Exhibition views
After the Stone, Mendes Wood DM, São Paulo, Brazil
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After the Stone, Mendes Wood DM, São Paulo, Brazil
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The gravity of the carved matter calls us forth. The sculpted stone sets its magnetic field via a sensitive thread between its primordial condition and the artist’s action. Revealed before our eyes, the forms allow us to see bodies and movements in a singular ecology of minor gestures: an introspective individual, two people fighting for space, another two exchanging affection, an endless cluster of people… These are, however, less representative than suggestive; less of a narrative definition and more of a treaty on our ability to freely create and perform history through our exchanges with the environment.

Paulo Pires works his sandstone to the limits of its condition, between its organic state and material evocation. His practice begins with listening, a profound and reverent mode of listening: first, his stones must be ‘shouting’, that is, ready to show a path of expression, and then it is their original constitution that guides the carving. This imposed ethics and the two-way process of energy transfer between raw-matter and artist allows new possibilities to emerge. This intense method relies on an attentive intuition, on a touch that senses, on bathing in water that softens and, ultimately, on a precise cut that introduces ideas to the telluric element. The point of contact between hand and substance creates channels for the transposition of emotions from creator to creature and vice-versa.

In this spiritual, physical and dialectical game, the artist’s greatest reference is raw-matter itself; the input and the subject, the object and the metaphor. Corporeal formations emerge from a fine ambiguous line between figure and abstraction, hardness and flexibility, inertia and transformation. Ready to rise up or to collapse at any second, the situations to which they invite the spectator can only be dynamic. They provoke those who approach them, rotating their senses, forging different experiences from each point of view.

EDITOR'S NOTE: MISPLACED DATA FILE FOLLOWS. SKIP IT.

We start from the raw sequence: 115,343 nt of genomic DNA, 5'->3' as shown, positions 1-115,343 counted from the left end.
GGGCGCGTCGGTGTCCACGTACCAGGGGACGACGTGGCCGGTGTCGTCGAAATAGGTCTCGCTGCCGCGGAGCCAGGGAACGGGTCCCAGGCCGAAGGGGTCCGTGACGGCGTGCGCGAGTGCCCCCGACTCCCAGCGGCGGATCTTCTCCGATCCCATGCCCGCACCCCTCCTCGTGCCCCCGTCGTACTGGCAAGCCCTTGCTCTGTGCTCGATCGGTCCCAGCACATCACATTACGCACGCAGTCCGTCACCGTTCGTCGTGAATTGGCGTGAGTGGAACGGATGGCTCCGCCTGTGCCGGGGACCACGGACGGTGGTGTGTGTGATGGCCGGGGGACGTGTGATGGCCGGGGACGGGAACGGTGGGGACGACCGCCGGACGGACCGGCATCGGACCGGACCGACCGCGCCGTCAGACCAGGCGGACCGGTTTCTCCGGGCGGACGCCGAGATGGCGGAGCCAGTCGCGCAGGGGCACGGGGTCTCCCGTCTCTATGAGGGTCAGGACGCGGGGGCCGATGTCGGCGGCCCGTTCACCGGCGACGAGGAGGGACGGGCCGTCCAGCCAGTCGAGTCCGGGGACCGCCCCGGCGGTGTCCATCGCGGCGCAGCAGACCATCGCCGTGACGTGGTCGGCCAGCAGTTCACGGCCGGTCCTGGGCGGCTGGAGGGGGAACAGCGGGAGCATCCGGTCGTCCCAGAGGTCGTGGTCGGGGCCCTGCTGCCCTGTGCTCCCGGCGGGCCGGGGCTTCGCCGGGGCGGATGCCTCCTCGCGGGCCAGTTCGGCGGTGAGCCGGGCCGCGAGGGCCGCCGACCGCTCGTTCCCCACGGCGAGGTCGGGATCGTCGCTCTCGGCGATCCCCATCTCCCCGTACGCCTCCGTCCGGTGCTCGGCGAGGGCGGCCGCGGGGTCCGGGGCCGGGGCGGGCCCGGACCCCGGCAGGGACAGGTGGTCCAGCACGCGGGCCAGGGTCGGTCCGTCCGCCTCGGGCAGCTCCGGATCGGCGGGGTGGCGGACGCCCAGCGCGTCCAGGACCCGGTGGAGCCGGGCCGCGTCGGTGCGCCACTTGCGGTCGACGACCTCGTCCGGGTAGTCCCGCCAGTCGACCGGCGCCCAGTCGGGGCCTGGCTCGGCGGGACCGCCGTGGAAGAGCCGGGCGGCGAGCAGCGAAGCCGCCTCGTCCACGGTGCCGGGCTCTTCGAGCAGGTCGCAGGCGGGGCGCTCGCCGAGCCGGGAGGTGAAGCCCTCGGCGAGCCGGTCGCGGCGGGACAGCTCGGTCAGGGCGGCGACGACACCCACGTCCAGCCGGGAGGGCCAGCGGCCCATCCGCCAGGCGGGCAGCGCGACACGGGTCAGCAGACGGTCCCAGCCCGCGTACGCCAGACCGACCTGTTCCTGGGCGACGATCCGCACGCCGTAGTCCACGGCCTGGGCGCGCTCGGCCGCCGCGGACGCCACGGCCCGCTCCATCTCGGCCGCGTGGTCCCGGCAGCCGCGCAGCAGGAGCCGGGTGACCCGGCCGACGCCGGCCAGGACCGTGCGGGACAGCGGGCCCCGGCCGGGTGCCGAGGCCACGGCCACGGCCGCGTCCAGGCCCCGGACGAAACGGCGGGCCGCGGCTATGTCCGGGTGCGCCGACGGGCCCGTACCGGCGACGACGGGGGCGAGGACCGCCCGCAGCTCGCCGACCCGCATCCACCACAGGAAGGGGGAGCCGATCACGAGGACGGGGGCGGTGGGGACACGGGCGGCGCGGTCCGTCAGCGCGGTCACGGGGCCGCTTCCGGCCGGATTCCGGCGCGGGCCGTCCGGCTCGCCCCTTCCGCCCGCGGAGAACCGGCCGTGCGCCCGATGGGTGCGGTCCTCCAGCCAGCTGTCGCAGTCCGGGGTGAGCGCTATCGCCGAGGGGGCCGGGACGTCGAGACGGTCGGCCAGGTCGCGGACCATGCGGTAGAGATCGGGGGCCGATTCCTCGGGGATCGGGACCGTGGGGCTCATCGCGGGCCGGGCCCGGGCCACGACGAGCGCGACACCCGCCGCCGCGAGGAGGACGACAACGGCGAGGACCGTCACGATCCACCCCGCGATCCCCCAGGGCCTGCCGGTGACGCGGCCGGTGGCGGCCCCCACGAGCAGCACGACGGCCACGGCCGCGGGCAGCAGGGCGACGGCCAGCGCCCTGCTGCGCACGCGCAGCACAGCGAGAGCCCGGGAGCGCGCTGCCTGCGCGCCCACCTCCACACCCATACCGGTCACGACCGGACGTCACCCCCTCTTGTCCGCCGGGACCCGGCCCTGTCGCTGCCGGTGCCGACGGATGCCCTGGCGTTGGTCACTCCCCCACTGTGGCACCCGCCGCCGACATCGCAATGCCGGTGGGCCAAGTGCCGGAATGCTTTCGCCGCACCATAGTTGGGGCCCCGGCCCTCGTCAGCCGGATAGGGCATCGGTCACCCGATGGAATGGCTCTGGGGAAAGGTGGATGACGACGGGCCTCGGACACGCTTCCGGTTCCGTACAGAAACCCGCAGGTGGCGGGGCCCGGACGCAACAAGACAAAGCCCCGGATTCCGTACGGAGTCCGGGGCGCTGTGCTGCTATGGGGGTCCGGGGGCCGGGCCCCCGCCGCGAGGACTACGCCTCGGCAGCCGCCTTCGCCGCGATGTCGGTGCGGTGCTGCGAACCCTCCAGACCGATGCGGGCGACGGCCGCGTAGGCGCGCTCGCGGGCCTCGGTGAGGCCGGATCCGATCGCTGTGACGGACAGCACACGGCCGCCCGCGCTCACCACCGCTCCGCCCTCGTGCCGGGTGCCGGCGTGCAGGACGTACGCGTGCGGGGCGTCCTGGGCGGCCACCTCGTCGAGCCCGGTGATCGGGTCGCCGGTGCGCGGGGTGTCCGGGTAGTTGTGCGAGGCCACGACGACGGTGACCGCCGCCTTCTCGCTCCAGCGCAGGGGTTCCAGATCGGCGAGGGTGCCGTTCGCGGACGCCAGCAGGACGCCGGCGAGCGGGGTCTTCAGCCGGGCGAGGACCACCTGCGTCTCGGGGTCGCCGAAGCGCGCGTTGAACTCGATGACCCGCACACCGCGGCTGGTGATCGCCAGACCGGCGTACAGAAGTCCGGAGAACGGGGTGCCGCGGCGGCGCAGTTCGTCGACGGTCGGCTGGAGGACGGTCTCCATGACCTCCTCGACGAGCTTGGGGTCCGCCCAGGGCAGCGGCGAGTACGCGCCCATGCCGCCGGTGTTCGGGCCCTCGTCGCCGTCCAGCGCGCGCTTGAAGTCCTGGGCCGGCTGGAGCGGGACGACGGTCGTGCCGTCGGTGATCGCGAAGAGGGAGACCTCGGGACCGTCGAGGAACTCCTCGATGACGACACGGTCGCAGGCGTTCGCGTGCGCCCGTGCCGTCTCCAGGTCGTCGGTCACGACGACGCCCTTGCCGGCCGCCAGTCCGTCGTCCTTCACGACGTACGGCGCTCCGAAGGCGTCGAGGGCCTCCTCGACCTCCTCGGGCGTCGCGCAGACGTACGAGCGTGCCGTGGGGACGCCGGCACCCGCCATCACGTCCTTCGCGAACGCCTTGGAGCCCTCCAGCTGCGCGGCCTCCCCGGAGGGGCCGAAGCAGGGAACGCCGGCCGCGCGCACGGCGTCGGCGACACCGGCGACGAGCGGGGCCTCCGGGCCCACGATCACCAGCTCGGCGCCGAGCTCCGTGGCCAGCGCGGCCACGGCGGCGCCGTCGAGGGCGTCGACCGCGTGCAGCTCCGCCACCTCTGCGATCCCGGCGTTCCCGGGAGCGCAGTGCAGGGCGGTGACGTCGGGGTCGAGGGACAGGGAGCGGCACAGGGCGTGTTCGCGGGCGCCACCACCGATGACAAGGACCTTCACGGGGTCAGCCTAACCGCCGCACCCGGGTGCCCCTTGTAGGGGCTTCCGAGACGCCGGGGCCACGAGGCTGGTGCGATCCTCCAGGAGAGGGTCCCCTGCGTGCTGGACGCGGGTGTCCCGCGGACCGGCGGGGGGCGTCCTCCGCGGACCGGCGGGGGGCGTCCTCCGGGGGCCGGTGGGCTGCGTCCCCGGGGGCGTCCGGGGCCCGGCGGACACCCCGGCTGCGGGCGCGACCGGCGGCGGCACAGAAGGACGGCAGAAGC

When moving around the stone circuit, the mono-theme does not hinder the plurality of meaning and relation. It is possible to experience a spectrum that goes from magma and minerals appearing on the Earth’s crust to the imagination of craftspeople from all times. Thus, we glimpse hills, labyrinths and cliffs; the first marks on the walls of caves and on the base of gorges; the Olympic colossus and the myth of the golem; the enterprises of modern sculptors and their search for synthesis in the interpretation of history; and complex contemporary emergencies. By animating the inanimate, his inventions deal with great universal issues and the tradition of sculpture, as well as with the artist’s personal experience, his biography, memory, and above all, the free arrangements of his vision.

It is in such a way that the journey set by Paulo Pires’ practice spreads over from personal stance to collective struggle, from individual loneliness to love stories. In his anthropomorphic masses we see the emergence of anatomical positions, fundamental countenances, carnal desires, the eroticism of touch, unstoppable passions, the displacement of people, stone quarries and mines, collective hurrying and mass elbowing. With a very singular trace, the artist gives tonality to everyday intentions, revealing the current flows of subjectivities and the effects they mobilize on the surface. It is the sameness of the whole constituted by individual differences that defines the insurmountable weight of life but equally the elastic capacity of creation. We always see the same world but there are different – always renewed – ways of existing in it.    

Germano Dushá

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